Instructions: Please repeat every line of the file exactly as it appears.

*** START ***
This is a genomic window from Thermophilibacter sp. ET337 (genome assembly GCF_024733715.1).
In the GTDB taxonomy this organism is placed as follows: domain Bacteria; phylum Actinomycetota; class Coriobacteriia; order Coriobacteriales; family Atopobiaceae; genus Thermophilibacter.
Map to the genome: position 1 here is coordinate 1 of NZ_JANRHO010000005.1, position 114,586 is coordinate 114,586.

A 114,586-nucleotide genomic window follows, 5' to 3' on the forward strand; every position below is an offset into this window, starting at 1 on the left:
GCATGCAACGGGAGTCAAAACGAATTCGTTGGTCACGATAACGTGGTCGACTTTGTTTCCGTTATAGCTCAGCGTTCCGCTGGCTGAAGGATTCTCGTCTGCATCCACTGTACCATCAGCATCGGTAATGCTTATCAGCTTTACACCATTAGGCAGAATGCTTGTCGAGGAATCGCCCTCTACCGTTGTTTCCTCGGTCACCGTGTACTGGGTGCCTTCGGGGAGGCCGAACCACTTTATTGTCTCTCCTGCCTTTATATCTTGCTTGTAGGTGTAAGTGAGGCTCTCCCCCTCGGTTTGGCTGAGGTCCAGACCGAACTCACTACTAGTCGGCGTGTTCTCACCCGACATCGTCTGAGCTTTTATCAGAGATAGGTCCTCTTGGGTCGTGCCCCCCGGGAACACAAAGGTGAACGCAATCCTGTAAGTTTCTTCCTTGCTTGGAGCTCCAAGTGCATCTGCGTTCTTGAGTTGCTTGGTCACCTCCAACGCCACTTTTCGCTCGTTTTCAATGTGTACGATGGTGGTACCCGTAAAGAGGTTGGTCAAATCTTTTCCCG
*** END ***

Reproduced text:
This is a genomic window from Thermophilibacter sp. ET337 (genome assembly GCF_024733715.1).
In the GTDB taxonomy this organism is placed as follows: domain Bacteria; phylum Actinomycetota; class Coriobacteriia; order Coriobacteriales; family Atopobiaceae; genus Thermophilibacter.
Map to the genome: position 1 here is coordinate 1 of NZ_JANRHO010000005.1, position 114,586 is coordinate 114,586.

A 114,586-nucleotide genomic window follows, 5' to 3' on the forward strand; every position below is an offset into this window, starting at 1 on the left:
GCATGCAACGGGAGTCAAAACGAATTCGTTGGTCACGATAACGTGGTCGACTTTGTTTCCGTTATAGCTCAGCGTTCCGCTGGCTGAAGGATTCTCGTCTGCATCCACTGTACCATCAGCATCGGTAATGCTTATCAGCTTTACACCATTAGGCAGAATGCTTGTCGAGGAATCGCCCTCTACCGTTGTTTCCTCGGTCACCGTGTACTGGGTGCCTTCGGGGAGGCCGAACCACTTTATTGTCTCTCCTGCCTTTATATCTTGCTTGTAGGTGTAAGTGAGGCTCTCCCCCTCGGTTTGGCTGAGGTCCAGACCGAACTCACTACTAGTCGGCGTGTTCTCACCCGACATCGTCTGAGCTTTTATCAGAGATAGGTCCTCTTGGGTCGTGCCCCCCGGGAACACAAAGGTGAACGCAATCCTGTAAGTTTCTTCCTTGCTTGGAGCTCCAAGTGCATCTGCGTTCTTGAGTTGCTTGGTCACCTCCAACGCCACTTTTCGCTCGTTTTCAATGTGTACGATGGTGGTACCCGTAAAGAGGTTGGTCAAATCTTTTCCCG